Note the difference between strlen() and std::size(). strlen() prints the number of characters before the null terminator, whereas std::size (or the sizeof() trick) returns the size of the entire array, regardless of what’s in it.

Other useful functions:
strcat() -- Appends one string to another (dangerous)
strncat() -- Appends one string to another (with buffer length check)
strcmp() -- Compare two strings (returns 0 if equal)
strncmp() -- Compare two strings up to a specific number of characters (returns 0 if equal)

Here’s an example program using some of the concepts in this lesson:

Don’t use C-style strings

It is important to know about C-style strings because they are used in a lot of code. However, now that we’ve explained how they work, we’re going to recommend that you avoid them altogether whenever possible! Unless you have a specific, compelling reason to use C-style strings, use std::string (defined in the <string> header) instead. std::string is easier, safer, and more flexible. In the rare case that you do need to work with fixed buffer sizes and C-style strings (e.g. for memory-limited devices), we’d recommend using a well-tested 3rd party string library designed for the purpose instead.

Rule: Use std::string instead of C-style string

6.7 -- Introduction to pointers
Index
6.5 -- Multidimensional Arrays

158 comments to 6.6 — C-style strings

  • Dimbo1911

    I have a question. How come when you overflow the array (the example with strcpy()), it still prints out the array as it should (I can print out the string in the dest same as in the source)? The length of the dest (strlen) after copying is equal to the actual length of the dest + the length of the string that was copied, but the sizeof dest still returns declared length of the string. Is this dependent on the machine and/or the compiler? (Windows 7x64 and Code::Blocks 17.12) Does the compiler allocate the array dynamically? Also, what happens with the strlen, why is it the original length + lenght of the copied string, not just the length of the copied string OR the original length? Thank you for your time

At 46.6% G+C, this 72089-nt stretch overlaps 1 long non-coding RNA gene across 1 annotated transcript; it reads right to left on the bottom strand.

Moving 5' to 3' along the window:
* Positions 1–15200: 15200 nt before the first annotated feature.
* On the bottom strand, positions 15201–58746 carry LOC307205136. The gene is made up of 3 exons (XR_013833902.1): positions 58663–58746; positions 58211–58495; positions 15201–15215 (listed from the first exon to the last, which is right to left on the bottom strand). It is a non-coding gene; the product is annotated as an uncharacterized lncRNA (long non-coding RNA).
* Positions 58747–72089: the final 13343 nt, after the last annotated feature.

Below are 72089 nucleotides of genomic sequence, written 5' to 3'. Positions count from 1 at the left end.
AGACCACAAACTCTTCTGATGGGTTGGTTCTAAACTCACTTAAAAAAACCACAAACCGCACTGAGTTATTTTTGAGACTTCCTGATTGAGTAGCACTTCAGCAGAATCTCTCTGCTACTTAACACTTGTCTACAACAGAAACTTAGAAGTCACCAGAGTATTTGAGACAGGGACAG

• @std::strcpy doesn't check bounds, it copies as much as you tell it to. If you tell it to write to memory you're not supposed to access, behavior is undefined.
      @sizeof returns the length you declared the array with, it can't change at run-time.
      @std::strlen loops through the string until it finds the 0-terminator. Again, without bounds checks, if it accesses memory after the reserved length, behavior is undefined.

      • Dimbo1911